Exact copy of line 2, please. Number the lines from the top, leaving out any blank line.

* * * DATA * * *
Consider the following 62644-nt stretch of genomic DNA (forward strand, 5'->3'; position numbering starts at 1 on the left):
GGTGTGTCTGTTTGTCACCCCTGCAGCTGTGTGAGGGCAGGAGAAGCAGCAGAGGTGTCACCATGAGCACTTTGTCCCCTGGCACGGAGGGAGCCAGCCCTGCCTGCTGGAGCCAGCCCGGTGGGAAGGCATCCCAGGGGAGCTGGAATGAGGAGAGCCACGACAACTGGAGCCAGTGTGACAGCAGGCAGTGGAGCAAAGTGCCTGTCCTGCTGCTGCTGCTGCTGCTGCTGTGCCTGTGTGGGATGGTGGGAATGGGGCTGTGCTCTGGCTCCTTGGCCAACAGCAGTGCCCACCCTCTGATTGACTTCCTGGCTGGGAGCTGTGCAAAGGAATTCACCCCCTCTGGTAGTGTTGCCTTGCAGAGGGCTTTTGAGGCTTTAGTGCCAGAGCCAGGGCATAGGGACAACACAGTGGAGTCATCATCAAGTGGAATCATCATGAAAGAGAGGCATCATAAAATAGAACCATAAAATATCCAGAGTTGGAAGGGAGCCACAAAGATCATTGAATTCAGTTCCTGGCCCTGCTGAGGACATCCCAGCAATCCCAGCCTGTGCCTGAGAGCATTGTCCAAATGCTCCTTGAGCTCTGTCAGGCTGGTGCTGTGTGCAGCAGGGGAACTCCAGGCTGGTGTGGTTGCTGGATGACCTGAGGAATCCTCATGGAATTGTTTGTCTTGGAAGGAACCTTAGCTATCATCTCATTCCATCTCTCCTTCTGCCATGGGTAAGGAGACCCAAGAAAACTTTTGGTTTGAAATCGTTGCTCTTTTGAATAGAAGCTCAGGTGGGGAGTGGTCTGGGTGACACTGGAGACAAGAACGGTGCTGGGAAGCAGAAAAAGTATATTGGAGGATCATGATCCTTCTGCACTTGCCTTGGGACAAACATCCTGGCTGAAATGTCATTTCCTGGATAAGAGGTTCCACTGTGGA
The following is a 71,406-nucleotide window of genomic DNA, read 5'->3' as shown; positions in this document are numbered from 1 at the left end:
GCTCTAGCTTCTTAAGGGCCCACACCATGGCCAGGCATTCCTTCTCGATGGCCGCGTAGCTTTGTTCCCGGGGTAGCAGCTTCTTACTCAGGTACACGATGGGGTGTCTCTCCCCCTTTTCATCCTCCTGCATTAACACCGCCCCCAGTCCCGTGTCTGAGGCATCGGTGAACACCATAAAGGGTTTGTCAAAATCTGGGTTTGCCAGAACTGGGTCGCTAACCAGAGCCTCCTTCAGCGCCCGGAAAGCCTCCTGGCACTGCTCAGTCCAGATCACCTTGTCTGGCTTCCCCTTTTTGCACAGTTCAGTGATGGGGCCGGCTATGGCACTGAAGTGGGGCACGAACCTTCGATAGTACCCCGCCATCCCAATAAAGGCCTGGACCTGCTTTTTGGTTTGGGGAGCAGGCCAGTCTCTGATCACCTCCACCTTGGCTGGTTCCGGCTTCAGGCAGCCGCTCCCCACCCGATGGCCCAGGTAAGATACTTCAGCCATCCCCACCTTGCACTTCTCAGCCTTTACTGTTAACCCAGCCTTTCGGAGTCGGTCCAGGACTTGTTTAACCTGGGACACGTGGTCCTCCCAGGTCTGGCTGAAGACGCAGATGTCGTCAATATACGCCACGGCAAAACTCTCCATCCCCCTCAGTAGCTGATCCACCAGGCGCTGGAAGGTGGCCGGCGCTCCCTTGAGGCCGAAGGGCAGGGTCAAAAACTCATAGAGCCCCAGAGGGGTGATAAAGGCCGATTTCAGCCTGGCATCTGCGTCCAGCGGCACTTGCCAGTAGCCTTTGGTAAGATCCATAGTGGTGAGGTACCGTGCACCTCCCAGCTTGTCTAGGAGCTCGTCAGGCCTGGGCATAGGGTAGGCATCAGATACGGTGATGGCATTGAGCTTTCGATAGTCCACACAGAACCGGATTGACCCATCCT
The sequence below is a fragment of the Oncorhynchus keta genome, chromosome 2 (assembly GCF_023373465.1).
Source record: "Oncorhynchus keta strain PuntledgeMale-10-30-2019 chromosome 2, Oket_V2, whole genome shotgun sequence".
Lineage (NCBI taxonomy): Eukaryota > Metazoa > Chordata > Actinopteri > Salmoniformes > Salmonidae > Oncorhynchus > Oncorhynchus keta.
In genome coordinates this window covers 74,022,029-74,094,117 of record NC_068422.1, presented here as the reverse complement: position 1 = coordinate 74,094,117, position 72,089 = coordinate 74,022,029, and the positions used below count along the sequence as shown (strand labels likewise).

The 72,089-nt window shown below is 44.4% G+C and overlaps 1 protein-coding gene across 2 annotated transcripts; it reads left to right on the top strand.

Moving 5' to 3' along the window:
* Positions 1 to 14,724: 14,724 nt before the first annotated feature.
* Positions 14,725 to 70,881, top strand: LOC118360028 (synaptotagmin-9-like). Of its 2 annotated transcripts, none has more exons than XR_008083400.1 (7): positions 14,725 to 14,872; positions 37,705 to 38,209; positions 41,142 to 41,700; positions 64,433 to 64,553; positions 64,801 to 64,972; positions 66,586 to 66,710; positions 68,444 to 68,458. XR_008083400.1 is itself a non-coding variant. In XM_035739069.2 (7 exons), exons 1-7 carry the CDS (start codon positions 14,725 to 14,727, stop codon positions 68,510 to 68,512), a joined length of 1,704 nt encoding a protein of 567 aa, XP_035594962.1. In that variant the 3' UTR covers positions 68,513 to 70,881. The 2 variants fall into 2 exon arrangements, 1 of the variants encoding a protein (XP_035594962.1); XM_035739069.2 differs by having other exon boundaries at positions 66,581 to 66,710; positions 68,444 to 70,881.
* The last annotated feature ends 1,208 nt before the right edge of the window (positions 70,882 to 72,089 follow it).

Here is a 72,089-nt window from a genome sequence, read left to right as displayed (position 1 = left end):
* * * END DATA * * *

GGTGTGTCTGTTTGTCACCCCTGCAGCTGTGTGAGGGCAGGAGAAGCAGCAGAGGTGTCACCATGAGCACTTTGTCCCCTGGCACGGAGGGAGCCAGCCCTGCCTGCTGGAGCCAGCCCGGTGGGAAGGCATCCCAGGGGAGCTGGAATGAGGAGAGCCACGACAACTGGAGCCAGTGTGACAGCAGGCAGTGGAGCAAAGTGCCTGTCCTGCTGCTGCTGCTGCTGCTGCTGTGCCTGTGTGGGATGGTGGGAATGGGGCTGTGCTCTGGCTCCTTGGCCAACAGCAGTGCCCACCCTCTGATTGACTTCCTGGCTGGGAGCTGTGCAAAGGAATTCACCCCCTCTGGTAGTGTTGCCTTGCAGAGGGCTTTTGAGGCTTTAGTGCCAGAGCCAGGGCATAGGGACAACACAGTGGAGTCATCATCAAGTGGAATCATCATGAAAGAGAGGCATCATAAAATAGAACCATAAAATATCCAGAGTTGGAAGGGAGCCACAAAGATCATTGAATTCAGTTCCTGGCCCTGCTGAGGACATCCCAGCAATCCCAGCCTGTGCCTGAGAGCATTGTCCAAATGCTCCTTGAGCTCTGTCAGGCTGGTGCTGTGTGCAGCAGGGGAACTCCAGGCTGGTGTGGTTGCTGGATGACCTGAGGAATCCTCATGGAATTGTTTGTCTTGGAAGGAACCTTAGCTATCATCTCATTCCATCTCTCCTTCTGCCATGGGTAAGGAGACCCAAGAAAACTTTTGGTTTGAAATCGTTGCTCTTTTGAATAGAAGCTCAGGTGGGGAGTGGTCTGGGTGACACTGGAGACAAGAACGGTGCTGGGAAGCAGAAAAAGTATATTGGAGGATCATGATCCTTCTGCACTTGCCTTGGGACAAACATCCTGGCTGAAATGTCATTTCCTGGATAAGAGGTTCCACTGTGGA